The Opioid Crisis' Hidden Victims: Children in Foster Care
MONDAY, Jan. 8, 2018 (HealthDay News) -- As the opioid epidemic continues to grip the United States, the toll on the littlest victims -- the children of addicts -- is mounting, new research shows.
"There are many negative aspects to the opioid crisis, but its effect on children is arguably one of the worst," said study author Troy Quast, an associate professor at the University of South Florida's College of Public Health.
Sometimes children are removed from their parents due to neglect. Or they may no longer have a home because their parents died of an overdose. Some of these youngsters can live with grandparents. But many end up in the already overburdened foster care system.
Quast's team explored some of the reasons children are removed from the home and how those removals appear linked to the opioid epidemic.
They found that out of every 1,000 kids in Florida, two had to be removed from their homes due to parental neglect in 2015. That's an increase of 129 percent since 2012, according to the study. During this same period -- 2012 to 2015 -- the rate of opioid prescriptions increased by 9 percent.
"Higher opioid prescription rates are associated with higher children removal rates in Florida, and the relationship is especially strong for removals for parental neglect and parental drug abuse," he said. "The relationship is also stronger for counties with relatively high proportions of white residents."
Nationwide, approximately 2 million people abuse or depend on prescription opioid painkillers like OxyContin and morphine. And more than 33,000 people died due to opioid overdose in 2015, U.S. government statistics show.
Although the study found links between opioid use and children being removed from their homes, it couldn't prove cause-and-effect.
The researchers collected statewide data on Florida children removed from their homes between 2012 and 2015. They also reviewed state data on the number of opioid prescriptions written. The study did not include heroin use, which is also a leading cause of drug overdose and parental neglect.
The study found that for every additional 6.7 opioid prescriptions written per 100 people living in the state, the rate of removal of children due to parental neglect went up by 32 percent.
Quast said neglect can encompass a number of factors. These include failing to give kids enough to eat, not providing health care, clothing or shelter, or failing to provide age-appropriate supervision. Emotional abuse and parental drug abuse can also be considered parental neglect, he said.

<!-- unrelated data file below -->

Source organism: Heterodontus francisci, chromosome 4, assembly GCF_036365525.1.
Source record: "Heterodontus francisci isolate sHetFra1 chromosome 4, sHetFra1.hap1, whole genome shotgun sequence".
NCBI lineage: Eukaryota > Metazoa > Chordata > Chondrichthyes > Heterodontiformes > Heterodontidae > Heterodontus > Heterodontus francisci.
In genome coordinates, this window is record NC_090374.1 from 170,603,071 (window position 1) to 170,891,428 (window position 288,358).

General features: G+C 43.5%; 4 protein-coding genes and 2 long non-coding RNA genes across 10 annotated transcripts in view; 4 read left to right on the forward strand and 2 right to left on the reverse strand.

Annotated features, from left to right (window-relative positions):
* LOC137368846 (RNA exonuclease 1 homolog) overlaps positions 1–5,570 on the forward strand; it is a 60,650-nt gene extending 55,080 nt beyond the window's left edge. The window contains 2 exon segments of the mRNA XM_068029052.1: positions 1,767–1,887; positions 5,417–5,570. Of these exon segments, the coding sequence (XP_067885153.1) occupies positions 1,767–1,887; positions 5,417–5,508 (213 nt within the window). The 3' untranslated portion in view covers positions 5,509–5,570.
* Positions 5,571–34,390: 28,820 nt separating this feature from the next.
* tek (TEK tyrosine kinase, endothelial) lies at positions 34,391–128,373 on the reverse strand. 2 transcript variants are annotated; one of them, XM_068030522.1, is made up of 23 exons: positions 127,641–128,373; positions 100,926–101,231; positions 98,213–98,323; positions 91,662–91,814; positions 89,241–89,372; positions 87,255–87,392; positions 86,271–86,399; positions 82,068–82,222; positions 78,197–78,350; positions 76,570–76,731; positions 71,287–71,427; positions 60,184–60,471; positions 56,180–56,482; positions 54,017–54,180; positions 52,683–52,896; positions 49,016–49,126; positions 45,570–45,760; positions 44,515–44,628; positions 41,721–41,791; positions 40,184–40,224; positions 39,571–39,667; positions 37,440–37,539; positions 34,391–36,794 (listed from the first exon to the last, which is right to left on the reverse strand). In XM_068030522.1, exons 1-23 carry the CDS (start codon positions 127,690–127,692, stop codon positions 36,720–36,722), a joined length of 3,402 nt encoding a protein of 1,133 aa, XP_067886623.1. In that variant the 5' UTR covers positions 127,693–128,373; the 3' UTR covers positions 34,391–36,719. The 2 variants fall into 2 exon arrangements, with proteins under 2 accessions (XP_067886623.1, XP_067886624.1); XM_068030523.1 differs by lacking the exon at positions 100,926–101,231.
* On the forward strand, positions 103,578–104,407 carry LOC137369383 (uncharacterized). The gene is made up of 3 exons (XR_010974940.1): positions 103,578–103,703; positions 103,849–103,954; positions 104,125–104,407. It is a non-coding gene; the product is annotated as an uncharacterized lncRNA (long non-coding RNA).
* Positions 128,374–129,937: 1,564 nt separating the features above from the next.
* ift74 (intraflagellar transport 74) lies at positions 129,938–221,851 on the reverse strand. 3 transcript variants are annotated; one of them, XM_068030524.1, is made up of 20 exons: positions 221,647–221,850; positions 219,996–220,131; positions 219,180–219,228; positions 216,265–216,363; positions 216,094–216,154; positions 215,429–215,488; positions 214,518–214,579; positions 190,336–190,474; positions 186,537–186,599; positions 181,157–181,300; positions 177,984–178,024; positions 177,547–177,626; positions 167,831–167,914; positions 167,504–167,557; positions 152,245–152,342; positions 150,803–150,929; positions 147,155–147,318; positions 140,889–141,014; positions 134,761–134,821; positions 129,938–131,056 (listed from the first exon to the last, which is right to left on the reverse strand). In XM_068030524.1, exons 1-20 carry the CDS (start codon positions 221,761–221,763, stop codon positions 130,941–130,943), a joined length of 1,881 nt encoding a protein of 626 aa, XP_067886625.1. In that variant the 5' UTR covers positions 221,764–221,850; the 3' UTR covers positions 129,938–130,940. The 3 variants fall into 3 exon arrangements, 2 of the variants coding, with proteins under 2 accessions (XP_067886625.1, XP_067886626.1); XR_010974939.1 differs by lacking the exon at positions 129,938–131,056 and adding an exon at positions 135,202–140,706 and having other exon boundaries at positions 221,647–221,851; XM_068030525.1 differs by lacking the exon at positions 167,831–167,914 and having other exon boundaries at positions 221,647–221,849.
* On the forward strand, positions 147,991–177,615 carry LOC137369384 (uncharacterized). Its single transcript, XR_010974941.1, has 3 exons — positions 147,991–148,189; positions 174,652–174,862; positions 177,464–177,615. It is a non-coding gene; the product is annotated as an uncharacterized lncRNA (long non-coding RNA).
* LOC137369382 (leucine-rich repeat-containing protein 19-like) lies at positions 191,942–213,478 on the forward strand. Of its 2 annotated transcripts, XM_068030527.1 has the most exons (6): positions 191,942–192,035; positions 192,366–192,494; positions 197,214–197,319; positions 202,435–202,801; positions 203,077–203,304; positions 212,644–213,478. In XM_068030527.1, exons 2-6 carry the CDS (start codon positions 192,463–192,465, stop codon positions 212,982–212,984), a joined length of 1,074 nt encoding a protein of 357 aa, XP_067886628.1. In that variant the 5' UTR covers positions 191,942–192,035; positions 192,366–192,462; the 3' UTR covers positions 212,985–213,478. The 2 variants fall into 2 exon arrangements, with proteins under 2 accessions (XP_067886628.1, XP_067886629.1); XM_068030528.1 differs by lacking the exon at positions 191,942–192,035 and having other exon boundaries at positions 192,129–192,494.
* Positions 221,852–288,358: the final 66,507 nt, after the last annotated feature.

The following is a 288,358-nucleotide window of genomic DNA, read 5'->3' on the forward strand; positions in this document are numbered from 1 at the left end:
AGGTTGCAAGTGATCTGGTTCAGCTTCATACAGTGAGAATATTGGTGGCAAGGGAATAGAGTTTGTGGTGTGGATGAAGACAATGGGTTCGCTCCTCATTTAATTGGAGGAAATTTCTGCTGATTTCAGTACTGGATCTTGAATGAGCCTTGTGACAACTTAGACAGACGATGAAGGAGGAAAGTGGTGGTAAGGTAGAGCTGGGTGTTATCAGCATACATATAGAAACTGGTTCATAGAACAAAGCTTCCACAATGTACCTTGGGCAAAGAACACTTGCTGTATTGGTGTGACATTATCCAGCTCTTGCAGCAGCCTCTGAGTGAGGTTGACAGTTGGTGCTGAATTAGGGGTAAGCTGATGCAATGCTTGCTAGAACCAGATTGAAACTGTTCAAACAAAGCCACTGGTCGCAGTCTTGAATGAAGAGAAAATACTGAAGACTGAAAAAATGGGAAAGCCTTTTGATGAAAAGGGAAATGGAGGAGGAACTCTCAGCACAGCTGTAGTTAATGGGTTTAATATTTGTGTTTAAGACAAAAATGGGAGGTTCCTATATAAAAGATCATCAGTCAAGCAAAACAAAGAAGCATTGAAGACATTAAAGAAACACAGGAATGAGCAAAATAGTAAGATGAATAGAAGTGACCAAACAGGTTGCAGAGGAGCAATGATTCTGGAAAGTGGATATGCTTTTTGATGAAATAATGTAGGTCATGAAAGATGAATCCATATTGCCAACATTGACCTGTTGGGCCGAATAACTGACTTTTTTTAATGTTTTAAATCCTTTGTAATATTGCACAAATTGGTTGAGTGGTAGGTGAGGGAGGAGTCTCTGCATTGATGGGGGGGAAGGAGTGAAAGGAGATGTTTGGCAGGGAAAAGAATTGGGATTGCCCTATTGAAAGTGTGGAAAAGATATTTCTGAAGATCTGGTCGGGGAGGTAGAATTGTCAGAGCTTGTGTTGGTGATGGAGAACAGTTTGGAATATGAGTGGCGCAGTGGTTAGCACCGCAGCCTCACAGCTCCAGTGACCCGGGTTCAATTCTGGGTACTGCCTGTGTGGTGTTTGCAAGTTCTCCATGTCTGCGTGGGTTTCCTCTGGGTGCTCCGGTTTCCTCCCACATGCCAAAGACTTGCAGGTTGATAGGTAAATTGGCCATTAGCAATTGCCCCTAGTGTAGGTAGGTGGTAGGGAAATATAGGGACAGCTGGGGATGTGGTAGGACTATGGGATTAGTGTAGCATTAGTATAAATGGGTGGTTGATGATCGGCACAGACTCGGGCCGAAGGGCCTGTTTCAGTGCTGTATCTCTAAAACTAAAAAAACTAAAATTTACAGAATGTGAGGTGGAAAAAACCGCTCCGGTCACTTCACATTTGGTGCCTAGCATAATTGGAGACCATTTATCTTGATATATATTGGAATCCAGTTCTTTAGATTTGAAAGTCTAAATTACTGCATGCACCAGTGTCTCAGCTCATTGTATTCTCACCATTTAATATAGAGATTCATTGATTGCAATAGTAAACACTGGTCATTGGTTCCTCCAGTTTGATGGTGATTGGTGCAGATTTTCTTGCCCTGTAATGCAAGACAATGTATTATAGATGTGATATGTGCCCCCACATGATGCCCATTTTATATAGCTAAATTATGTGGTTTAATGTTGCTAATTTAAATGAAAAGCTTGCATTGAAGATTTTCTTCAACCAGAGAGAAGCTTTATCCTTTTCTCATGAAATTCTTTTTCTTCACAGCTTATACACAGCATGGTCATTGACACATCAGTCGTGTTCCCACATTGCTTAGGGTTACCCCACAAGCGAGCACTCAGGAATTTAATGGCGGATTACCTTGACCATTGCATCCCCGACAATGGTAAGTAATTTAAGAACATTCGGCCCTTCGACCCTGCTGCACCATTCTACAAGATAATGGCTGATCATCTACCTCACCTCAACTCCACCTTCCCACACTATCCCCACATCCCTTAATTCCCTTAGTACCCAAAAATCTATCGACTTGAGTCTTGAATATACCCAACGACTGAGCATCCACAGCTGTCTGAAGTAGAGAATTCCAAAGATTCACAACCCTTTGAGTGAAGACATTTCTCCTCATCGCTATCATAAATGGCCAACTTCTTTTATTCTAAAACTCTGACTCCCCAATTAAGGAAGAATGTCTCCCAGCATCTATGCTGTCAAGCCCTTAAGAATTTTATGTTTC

This neglect costs Florida approximately $40 million a year. That figure, said the researchers, doesn't include ongoing physical or psychological care children may need because of the neglect.
"For kids who are removed, previous research has shown that they are likely to suffer drastically damaged futures. For instance, they typically have worse educational outcomes, are more likely to later get involved in the legal system, and to have children who are eventually removed," Quast said.
Right now, the foster care system is having difficulty keeping pace with the number of children being removed, he added.
And Florida isn't the only state struggling with this problem, said Wendy Ellis, a public health expert at George Washington University in Washington, D.C. She said children are suffering in many areas grappling with the opioid epidemic.
"There's a higher demand for foster care than there are families. In Ohio, there are 14,000 kids waiting for foster homes and only 7,000 are available," Ellis said.
"Grandparents are taking in children from a number of these families, but these are often elderly people on fixed incomes. Now, they're trying to navigate early childhood education and health systems, too," she noted.
Ellis is project director of the university's Building Community Resilience Collaborative, a five-state project that aims to help kids, families and communities lessen adverse childhood outcomes.
She said a multi-faceted response to this crisis is critical.
"We need to look beyond the epidemic and think about getting to the root of the despair that's causing people to self-medicate. For many, it's a loss of economic mobility. People don't have the means to support themselves. And, unfortunately, we can't wave a magic wand and turn it around in a few months," she said.
The study was published Jan. 8 in the journal Health Affairs.
Learn more about the opioid epidemic from the U.S. Department of Health and Human Services.
SOURCES: Troy Quast, Ph.D., associate professor, University of South Florida College of Public Health, Tampa; Wendy Ellis, M.P.H., Milken Scholar in Health Policy, and project director, Building Community Resilience Collaborative, George Washington University, Washington D.C.; Jan. 8, 2018, Health Affairs
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